University graduates are having a tougher time entering the job market than ever before, according to new research.

Things aren’t looking good for freshly minted university graduates looking to enter the job market.

The current Australian youth unemployment rate is double the national average and competition for good jobs is intense, according to a newly released report from Graduate Careers Australia.

The report, entitled Graduate Destinations 2014, is a study of new higher education graduates. More than 100,000 graduates took part in the 2014 survey and the results were released last week.

Research showed that only 68 per cent of bachelor graduates from the class of 2014 had a full-time job four months after graduating. That is the lowest full-time employment rate for new graduates since Graduate Careers Australia began measuring in 1982.

To put it into perspective, the long-term average for the past three decades is 80.6 per cent.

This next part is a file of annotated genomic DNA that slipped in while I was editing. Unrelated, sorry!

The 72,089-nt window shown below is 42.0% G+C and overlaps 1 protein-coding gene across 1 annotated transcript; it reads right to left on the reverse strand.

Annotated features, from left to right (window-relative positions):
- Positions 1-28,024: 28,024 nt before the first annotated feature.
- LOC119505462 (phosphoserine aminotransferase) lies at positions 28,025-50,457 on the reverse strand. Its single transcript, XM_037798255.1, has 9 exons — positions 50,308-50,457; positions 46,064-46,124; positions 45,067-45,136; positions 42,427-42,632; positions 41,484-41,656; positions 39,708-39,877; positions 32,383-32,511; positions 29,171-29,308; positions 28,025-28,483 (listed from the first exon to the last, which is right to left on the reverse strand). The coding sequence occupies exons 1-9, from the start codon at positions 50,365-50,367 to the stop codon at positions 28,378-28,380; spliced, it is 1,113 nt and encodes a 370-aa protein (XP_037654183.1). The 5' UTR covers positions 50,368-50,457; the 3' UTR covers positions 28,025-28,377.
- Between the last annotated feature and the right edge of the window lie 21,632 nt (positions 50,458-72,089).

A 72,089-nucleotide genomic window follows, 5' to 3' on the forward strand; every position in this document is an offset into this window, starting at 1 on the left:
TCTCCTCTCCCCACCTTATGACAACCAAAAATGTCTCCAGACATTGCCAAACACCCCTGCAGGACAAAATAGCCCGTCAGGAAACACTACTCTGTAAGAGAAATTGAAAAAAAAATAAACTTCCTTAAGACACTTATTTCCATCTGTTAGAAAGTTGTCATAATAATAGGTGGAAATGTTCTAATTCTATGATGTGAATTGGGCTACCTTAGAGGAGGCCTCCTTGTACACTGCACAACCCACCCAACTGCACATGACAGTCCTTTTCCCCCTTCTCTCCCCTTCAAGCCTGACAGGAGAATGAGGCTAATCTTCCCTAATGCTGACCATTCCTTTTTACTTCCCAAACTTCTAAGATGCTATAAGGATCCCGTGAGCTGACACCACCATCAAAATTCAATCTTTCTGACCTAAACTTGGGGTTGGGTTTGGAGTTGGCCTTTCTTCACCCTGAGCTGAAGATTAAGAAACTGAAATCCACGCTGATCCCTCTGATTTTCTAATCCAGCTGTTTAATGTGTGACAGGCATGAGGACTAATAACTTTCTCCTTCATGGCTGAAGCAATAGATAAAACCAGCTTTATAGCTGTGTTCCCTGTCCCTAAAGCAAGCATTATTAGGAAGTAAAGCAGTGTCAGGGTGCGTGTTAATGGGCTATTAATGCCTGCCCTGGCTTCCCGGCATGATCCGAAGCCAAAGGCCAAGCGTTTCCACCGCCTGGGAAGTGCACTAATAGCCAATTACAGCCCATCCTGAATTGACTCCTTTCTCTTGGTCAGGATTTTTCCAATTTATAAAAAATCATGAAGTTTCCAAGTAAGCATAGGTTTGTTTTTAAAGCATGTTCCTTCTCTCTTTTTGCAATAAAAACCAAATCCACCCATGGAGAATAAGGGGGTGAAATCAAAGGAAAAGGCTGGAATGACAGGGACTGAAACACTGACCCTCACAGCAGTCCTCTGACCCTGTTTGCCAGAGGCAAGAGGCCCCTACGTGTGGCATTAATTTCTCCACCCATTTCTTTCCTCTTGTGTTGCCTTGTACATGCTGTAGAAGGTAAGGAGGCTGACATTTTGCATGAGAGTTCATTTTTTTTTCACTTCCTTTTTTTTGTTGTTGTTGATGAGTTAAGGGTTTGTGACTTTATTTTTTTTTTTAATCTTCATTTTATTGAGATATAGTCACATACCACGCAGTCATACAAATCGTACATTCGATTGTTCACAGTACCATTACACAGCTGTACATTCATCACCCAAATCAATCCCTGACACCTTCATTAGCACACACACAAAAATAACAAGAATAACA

The previous low (70.6 per cent) was in 1992. The 68 per cent refers only to graduates who are available to work full-time. Those who study further, or who choose not to work immediately, are excluded. So the result is not because more graduates are taking a “gap year” after their studies. Outcomes are worsening for the graduates who want to work.

The 68 per cent is also only for Australian citizens and permanent residents. Overseas students, who represent a large share of Australian university enrollments but whose full-time employment rates within Australia are lower, are also excluded.

Male bachelor degree graduates (64.8 per cent) were more likely to be available for full-time employment than their female counterparts (59.0 per cent ) at the time of the 2014 GDS4, and they were also more likely to undertake further full-time study, the report showed.

As found in previous years, the majority of males in full-time employment at the time of the 2014 GDS were employed in the private sector, followed by health, government,and education.

Females showed a slightly different employment profile. While they were also most likely to be employed in the private sector, they were found in employment in health and education notably more often than males.

What do you think about the Graduate Careers Australia report?